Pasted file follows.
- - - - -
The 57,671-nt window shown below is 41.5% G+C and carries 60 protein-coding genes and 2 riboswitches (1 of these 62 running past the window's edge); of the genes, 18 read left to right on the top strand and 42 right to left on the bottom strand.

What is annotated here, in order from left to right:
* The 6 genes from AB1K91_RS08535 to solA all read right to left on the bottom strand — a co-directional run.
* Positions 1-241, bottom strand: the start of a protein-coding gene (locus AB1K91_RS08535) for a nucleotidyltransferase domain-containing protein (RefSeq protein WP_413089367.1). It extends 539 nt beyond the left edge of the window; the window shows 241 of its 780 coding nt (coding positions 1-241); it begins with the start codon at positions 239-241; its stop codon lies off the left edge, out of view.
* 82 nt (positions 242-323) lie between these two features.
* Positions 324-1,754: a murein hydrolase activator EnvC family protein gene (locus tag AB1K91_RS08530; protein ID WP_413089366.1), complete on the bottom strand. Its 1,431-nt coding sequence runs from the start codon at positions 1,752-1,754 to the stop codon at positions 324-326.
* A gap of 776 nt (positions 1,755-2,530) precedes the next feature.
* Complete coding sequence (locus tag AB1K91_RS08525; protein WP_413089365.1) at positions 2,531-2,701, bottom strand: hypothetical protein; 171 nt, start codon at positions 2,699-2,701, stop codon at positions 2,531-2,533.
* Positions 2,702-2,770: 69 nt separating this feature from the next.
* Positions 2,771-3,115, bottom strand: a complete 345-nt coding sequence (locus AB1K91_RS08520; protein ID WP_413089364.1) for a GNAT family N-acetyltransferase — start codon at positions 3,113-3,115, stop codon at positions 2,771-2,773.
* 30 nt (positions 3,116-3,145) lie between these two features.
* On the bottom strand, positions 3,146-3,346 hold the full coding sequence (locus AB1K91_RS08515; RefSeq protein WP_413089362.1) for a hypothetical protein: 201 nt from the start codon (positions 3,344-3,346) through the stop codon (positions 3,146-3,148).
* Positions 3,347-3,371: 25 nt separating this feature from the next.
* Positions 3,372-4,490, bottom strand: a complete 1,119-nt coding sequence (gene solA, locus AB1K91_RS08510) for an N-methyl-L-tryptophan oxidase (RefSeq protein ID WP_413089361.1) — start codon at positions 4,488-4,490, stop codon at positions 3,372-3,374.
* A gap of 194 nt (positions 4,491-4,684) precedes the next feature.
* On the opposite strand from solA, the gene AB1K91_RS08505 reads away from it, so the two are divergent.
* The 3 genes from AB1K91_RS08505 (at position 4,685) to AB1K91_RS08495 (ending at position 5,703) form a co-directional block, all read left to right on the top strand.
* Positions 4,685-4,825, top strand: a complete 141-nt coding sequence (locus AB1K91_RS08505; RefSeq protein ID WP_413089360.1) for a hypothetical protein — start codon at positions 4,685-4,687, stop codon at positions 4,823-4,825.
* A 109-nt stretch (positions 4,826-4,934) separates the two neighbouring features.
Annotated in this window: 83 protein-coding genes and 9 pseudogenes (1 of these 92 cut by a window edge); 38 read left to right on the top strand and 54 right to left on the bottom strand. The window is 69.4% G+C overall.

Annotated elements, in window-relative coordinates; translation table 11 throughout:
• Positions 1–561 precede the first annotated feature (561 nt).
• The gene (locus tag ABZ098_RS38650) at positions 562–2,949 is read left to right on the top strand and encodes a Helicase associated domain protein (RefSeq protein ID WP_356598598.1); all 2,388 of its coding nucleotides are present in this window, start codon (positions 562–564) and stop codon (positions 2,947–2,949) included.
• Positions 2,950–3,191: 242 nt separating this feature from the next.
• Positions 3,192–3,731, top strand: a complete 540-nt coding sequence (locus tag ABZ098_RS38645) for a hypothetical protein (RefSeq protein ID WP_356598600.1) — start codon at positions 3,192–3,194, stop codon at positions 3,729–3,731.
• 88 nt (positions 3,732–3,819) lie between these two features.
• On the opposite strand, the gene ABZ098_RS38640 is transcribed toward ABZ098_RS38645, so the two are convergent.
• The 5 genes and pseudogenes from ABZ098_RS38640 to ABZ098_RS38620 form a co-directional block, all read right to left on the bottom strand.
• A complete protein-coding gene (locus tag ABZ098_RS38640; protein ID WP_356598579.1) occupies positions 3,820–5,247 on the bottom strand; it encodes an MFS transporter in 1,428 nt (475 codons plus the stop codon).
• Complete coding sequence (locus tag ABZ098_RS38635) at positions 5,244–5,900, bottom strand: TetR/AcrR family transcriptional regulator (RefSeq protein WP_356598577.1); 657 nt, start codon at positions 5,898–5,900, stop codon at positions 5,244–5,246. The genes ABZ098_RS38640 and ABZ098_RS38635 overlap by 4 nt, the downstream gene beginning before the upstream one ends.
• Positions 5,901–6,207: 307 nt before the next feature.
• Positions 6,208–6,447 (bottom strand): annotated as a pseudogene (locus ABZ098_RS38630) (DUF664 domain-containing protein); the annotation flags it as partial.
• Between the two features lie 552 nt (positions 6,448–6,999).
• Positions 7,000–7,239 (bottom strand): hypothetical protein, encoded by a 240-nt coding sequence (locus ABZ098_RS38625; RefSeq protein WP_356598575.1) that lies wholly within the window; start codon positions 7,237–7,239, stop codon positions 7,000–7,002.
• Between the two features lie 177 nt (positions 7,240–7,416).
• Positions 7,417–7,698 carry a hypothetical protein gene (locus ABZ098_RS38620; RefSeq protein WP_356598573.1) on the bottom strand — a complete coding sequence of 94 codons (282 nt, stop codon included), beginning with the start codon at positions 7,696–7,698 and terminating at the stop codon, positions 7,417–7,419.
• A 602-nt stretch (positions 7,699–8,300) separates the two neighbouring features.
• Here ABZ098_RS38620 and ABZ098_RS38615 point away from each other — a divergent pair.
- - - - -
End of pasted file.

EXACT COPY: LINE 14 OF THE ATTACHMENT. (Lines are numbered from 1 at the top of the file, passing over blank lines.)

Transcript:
* Positions 3,372-4,490, bottom strand: a complete 1,119-nt coding sequence (gene solA, locus AB1K91_RS08510) for an N-methyl-L-tryptophan oxidase (RefSeq protein ID WP_413089361.1) — start codon at positions 4,488-4,490, stop codon at positions 3,372-3,374.